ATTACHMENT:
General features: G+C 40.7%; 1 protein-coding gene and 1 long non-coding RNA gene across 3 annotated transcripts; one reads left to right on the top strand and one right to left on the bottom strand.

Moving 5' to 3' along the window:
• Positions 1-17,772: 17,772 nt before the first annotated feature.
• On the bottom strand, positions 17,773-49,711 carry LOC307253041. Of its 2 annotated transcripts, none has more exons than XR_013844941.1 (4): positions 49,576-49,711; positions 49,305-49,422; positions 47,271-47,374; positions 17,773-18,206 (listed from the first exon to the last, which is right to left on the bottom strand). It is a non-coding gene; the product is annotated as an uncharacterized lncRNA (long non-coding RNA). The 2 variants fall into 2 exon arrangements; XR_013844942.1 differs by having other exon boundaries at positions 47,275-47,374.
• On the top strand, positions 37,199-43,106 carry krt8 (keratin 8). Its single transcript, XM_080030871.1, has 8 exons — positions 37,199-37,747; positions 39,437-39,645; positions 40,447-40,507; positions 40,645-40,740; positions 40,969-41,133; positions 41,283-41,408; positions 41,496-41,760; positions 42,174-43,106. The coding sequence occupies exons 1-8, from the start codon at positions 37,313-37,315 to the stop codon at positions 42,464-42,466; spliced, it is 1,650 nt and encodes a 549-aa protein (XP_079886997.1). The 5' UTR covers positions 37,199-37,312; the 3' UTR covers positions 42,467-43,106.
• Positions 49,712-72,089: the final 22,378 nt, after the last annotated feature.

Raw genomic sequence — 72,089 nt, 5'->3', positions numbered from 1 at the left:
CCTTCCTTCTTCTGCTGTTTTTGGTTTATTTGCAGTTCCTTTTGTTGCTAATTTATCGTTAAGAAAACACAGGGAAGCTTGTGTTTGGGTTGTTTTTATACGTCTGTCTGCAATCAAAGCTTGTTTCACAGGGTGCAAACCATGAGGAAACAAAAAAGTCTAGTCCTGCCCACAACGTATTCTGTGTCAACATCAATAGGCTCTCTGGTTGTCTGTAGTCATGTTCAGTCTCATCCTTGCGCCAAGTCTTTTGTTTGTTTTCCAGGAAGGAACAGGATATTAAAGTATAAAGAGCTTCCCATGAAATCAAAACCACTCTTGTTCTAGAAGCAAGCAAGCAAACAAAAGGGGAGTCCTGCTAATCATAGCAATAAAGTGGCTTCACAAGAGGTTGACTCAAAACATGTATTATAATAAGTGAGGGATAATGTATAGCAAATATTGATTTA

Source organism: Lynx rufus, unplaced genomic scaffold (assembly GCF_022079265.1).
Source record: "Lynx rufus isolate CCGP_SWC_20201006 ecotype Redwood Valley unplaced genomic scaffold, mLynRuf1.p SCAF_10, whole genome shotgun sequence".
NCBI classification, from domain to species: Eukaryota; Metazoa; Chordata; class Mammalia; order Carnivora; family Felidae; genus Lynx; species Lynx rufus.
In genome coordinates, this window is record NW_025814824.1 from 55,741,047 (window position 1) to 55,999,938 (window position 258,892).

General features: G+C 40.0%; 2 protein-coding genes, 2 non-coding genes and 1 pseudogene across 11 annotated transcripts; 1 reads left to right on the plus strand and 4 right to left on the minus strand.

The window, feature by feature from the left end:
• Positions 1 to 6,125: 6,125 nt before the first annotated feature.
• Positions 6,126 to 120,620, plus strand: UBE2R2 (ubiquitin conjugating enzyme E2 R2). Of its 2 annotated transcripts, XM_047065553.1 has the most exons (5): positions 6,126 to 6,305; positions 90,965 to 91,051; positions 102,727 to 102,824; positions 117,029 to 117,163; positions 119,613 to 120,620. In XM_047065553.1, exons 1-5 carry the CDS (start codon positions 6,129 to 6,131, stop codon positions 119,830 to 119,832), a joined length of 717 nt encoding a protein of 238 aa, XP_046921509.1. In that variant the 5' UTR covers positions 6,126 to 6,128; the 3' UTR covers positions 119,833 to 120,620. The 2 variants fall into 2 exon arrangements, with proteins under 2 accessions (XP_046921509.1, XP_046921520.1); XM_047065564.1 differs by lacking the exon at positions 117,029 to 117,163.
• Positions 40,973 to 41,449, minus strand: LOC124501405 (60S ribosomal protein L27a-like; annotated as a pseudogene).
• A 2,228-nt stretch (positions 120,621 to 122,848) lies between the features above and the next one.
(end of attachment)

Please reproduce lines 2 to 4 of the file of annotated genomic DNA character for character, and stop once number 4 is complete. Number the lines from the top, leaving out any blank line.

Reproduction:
Moving 5' to 3' along the window:
• Positions 1-17,772: 17,772 nt before the first annotated feature.
• On the bottom strand, positions 17,773-49,711 carry LOC307253041. Of its 2 annotated transcripts, none has more exons than XR_013844941.1 (4): positions 49,576-49,711; positions 49,305-49,422; positions 47,271-47,374; positions 17,773-18,206 (listed from the first exon to the last, which is right to left on the bottom strand). It is a non-coding gene; the product is annotated as an uncharacterized lncRNA (long non-coding RNA). The 2 variants fall into 2 exon arrangements; XR_013844942.1 differs by having other exon boundaries at positions 47,275-47,374.